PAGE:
Zimbabwe government has made it unlawful for schools to expel pupils who get pregnant, a measure women’s rights campaigners said would help tackle gender inequality in the classroom and stop many girls from dropping out of Zimbabwe schools.
A legal amendment announced last week seeks to reinforce a 1999 guideline that was patchily implemented and comes as Zimbabwe school closures due to coronavirus raise fears of a rise in sexual abuse and unwanted pregnancies.
Many parents of pregnant girls, or the girls themselves, decide to quit schooling due to the pregnancy, and schools do not always do enough to encourage them to stay, officials say.
“I’m expecting every parent and guardian and everyone else to understand that every child must be assisted by all of us to go to school,” Cain Mathema, the education minister in charge of Zimbabwe schools, told the Thomson Reuters Foundation on Monday.
“Every child whether boy or girl … has a right to go to school in Zimbabwe,” he said.
In 2018, 12.5 percent of the country’s roughly 57,500 school dropouts stopped attending classes due to pregnancy or marriage reasons – almost all of them girls, according to the Ministry of Primary and Secondary Education statistics.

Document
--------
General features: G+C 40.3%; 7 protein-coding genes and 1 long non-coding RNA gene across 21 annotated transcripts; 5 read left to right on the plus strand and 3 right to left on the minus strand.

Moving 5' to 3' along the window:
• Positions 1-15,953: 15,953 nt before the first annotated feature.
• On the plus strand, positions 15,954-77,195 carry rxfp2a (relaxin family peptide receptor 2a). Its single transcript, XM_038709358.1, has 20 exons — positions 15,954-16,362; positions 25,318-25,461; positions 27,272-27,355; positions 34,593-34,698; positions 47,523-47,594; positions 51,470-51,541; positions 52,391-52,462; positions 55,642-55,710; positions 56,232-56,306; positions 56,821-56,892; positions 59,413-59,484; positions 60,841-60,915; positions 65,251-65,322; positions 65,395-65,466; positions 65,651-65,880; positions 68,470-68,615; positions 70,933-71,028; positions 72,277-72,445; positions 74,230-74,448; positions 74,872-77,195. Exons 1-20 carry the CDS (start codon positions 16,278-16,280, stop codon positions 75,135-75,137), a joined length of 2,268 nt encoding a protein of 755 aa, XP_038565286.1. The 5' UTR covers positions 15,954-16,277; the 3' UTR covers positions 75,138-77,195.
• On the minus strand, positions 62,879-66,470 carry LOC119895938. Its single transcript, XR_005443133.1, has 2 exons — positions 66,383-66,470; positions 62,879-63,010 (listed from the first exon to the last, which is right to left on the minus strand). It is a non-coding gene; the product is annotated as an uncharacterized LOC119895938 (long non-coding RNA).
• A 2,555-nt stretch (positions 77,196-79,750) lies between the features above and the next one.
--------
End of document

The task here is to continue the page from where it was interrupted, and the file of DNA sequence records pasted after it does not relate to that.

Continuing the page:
Priscilla Misihairwabwi-Mushonga, an opposition legislator who chairs a parliamentary education committee, said making the previous guidelines into law with possible sanctions would make the rules more effective and address gender disparities.
“In circumstances where the pregnancy was a result of kids of the same age, the boy would not be necessarily expelled from school,” she said.
“It was also a double tragedy for the girl … as in most circumstances, it was not consensual sex but some sort of abuse by some predator older than her. So, she has been traumatized and raped then she is further traumatized by being kicked out of school.” Read here